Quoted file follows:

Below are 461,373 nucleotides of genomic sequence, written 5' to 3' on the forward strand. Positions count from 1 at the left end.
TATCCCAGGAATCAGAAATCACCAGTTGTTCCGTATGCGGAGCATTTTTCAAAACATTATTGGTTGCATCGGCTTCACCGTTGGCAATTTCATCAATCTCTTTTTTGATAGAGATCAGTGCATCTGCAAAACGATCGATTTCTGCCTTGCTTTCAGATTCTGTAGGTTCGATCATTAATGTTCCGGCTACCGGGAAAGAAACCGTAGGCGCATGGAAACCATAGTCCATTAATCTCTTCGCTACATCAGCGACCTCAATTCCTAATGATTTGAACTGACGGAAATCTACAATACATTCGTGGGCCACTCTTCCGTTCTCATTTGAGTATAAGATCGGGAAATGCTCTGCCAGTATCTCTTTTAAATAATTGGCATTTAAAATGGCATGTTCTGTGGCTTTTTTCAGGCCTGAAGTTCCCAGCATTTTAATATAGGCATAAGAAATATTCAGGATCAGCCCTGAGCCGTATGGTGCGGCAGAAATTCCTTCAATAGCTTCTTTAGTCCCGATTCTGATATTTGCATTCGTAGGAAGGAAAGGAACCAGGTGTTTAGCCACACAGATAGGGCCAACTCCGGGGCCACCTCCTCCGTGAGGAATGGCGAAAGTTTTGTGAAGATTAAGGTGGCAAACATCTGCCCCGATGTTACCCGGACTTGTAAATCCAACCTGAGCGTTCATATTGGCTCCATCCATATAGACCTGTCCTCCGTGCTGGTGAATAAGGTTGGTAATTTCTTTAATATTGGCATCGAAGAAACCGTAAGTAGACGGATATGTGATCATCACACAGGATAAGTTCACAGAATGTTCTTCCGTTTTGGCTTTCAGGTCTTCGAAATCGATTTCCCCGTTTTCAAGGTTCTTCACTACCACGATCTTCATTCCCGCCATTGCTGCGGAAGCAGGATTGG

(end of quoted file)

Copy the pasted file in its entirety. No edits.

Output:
Below are 461,373 nucleotides of genomic sequence, written 5' to 3' on the forward strand. Positions count from 1 at the left end.
TATCCCAGGAATCAGAAATCACCAGTTGTTCCGTATGCGGAGCATTTTTCAAAACATTATTGGTTGCATCGGCTTCACCGTTGGCAATTTCATCAATCTCTTTTTTGATAGAGATCAGTGCATCTGCAAAACGATCGATTTCTGCCTTGCTTTCAGATTCTGTAGGTTCGATCATTAATGTTCCGGCTACCGGGAAAGAAACCGTAGGCGCATGGAAACCATAGTCCATTAATCTCTTCGCTACATCAGCGACCTCAATTCCTAATGATTTGAACTGACGGAAATCTACAATACATTCGTGGGCCACTCTTCCGTTCTCATTTGAGTATAAGATCGGGAAATGCTCTGCCAGTATCTCTTTTAAATAATTGGCATTTAAAATGGCATGTTCTGTGGCTTTTTTCAGGCCTGAAGTTCCCAGCATTTTAATATAGGCATAAGAAATATTCAGGATCAGCCCTGAGCCGTATGGTGCGGCAGAAATTCCTTCAATAGCTTCTTTAGTCCCGATTCTGATATTTGCATTCGTAGGAAGGAAAGGAACCAGGTGTTTAGCCACACAGATAGGGCCAACTCCGGGGCCACCTCCTCCGTGAGGAATGGCGAAAGTTTTGTGAAGATTAAGGTGGCAAACATCTGCCCCGATGTTACCCGGACTTGTAAATCCAACCTGAGCGTTCATATTGGCTCCATCCATATAGACCTGTCCTCCGTGCTGGTGAATAAGGTTGGTAATTTCTTTAATATTGGCATCGAAGAAACCGTAAGTAGACGGATATGTGATCATCACACAGGATAAGTTCACAGAATGTTCTTCCGTTTTGGCTTTCAGGTCTTCGAAATCGATTTCCCCGTTTTCAAGGTTCTTCACTACCACGATCTTCATTCCCGCCATTGCTGCGGAAGCAGGATTGG